By Zachary Morton
For many growers, one of the biggest concerns is water.
When should I water? How much should I use? What do I do if my garden gets flooded?
“There’s nothing you can really do. You just have to make sure that where you planted your garden, you have good drainage so the water moves away,” said Cooperative Extension agent Amy-Lynn Albertson.
So how much water does your plants need?
“It depends on the growth stage and what your growing for how much water they need. So in general, we can say they need about an inch of water a week for the whole garden. My recommendation is when we go several days without rain then we are going to need to water the garden.”
Some gardeners typically will water just the plant, but not the area around it. Albertson is quick to point out that this is not a good idea, “the roots of that plant are not at that one spot.”
“They are spreading out to other areas. So when you put the water at that one plant, your not getting good watering done. We want to get water to all the roots. When you stick your hand in the soil and it’s dry at one to two inches, then you need to water. The key is to water slow and for a longer period of time instead of bunching a lot of water all at once over the plant.”
One inch of water equals out to 75 gallons of water per 100 square feet. “That will wet the soil at a depth of six inches.”
But be careful about over watering, which can be destructive to your plants.
“You’ll have increasesd disease potential. You may see bacterial blights show up that may have been dormant in the soils until the rain has allowed to come up to the surface. You can also downy mildew when we have a lot of rain.”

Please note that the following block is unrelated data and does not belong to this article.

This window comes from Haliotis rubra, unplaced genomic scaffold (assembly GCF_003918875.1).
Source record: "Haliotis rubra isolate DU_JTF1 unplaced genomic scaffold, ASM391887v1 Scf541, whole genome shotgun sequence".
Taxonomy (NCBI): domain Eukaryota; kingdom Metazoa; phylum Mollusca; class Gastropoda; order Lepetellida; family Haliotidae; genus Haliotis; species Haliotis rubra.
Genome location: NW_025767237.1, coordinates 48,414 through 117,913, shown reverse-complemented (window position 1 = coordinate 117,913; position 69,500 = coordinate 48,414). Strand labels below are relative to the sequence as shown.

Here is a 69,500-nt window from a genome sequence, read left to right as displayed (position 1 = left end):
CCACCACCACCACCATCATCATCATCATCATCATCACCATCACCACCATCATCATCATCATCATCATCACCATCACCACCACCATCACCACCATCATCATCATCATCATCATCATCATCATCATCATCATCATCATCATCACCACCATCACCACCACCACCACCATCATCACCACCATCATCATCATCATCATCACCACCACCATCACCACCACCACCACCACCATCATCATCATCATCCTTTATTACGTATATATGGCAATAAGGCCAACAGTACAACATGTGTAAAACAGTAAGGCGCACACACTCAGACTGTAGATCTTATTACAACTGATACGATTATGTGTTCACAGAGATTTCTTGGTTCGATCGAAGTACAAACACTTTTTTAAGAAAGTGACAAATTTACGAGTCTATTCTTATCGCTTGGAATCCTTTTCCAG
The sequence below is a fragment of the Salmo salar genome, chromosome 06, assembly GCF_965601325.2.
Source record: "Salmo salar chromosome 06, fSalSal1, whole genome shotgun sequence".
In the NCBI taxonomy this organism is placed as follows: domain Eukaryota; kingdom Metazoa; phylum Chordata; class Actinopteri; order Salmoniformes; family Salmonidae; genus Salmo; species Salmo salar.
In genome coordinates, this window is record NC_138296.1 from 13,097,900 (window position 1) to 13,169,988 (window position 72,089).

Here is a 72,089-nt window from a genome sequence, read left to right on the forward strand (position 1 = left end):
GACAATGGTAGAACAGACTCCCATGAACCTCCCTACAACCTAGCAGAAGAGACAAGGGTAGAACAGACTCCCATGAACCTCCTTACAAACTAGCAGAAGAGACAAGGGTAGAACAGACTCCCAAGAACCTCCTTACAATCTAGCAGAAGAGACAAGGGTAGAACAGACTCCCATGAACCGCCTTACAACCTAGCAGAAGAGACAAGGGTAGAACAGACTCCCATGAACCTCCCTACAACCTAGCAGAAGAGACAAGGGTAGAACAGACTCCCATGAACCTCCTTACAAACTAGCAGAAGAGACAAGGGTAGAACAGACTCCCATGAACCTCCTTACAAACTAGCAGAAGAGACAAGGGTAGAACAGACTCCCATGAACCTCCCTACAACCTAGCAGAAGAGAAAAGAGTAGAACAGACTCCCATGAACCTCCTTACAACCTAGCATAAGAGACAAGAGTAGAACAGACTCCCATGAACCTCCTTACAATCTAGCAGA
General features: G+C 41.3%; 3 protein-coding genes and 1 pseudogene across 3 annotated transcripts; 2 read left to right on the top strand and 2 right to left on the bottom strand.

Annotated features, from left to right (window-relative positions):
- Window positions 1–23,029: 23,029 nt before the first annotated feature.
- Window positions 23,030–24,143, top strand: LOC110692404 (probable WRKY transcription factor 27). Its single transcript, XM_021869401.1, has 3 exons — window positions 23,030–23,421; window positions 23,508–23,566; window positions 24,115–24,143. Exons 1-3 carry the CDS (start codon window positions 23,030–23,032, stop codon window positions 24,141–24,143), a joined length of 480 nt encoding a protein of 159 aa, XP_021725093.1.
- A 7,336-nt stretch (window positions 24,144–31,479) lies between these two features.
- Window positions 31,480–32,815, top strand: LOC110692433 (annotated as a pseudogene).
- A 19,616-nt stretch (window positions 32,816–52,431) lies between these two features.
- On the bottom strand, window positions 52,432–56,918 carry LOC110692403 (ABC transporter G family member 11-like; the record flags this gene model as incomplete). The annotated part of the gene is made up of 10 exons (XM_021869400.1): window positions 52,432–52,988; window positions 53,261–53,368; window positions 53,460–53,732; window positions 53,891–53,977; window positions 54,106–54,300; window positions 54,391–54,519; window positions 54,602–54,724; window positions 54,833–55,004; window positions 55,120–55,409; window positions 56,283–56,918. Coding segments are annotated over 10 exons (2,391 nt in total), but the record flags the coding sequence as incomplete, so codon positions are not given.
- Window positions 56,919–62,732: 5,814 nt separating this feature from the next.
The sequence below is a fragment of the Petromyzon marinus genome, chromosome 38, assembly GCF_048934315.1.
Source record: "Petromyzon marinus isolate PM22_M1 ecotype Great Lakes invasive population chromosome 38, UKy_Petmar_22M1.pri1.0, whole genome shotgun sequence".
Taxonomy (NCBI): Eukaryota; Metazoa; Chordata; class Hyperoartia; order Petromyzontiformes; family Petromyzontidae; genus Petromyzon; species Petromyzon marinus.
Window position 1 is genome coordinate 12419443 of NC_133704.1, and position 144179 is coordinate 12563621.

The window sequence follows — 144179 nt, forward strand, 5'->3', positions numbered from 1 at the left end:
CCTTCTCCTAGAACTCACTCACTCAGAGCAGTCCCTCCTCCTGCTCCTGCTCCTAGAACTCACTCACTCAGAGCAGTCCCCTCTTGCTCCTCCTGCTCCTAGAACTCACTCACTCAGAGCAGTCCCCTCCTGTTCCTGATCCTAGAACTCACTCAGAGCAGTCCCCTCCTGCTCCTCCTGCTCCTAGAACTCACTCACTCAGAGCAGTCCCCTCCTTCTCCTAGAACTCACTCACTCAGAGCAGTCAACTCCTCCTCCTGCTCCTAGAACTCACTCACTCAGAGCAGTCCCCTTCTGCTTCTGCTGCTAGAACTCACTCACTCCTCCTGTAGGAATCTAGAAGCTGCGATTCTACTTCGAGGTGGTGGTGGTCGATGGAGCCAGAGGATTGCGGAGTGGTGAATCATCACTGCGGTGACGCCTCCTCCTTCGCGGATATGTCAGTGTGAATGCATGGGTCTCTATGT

“In drought conditions, you need to water. And sometimes after you water, a storm will come up suddenly right after you have done that. That’s a big thing about gardening and farming. It’s dependent on the weather, and sometimes the weather is not nice.”
So how can you prepare and protect your garden from too much watering? Two simple ways: location and drainage.
“Its not unusual for us to have several rainstorms in the summer. And it’s not usually a one-time event. My advice would be to put your garden in an area where that’s not going to be an issue. But if you have chosen a good location, it shouldn’t be a problem.” Albertson also recommends trimming dead leaves and cultivating your garden to help with drainage.
“Cultivating can also help, to where you have more of a raised bed for a furrow system that can help move the water off. And remove damaged leaves and damaged fruit that may be rotting from your garden, because it can become a source for disease.”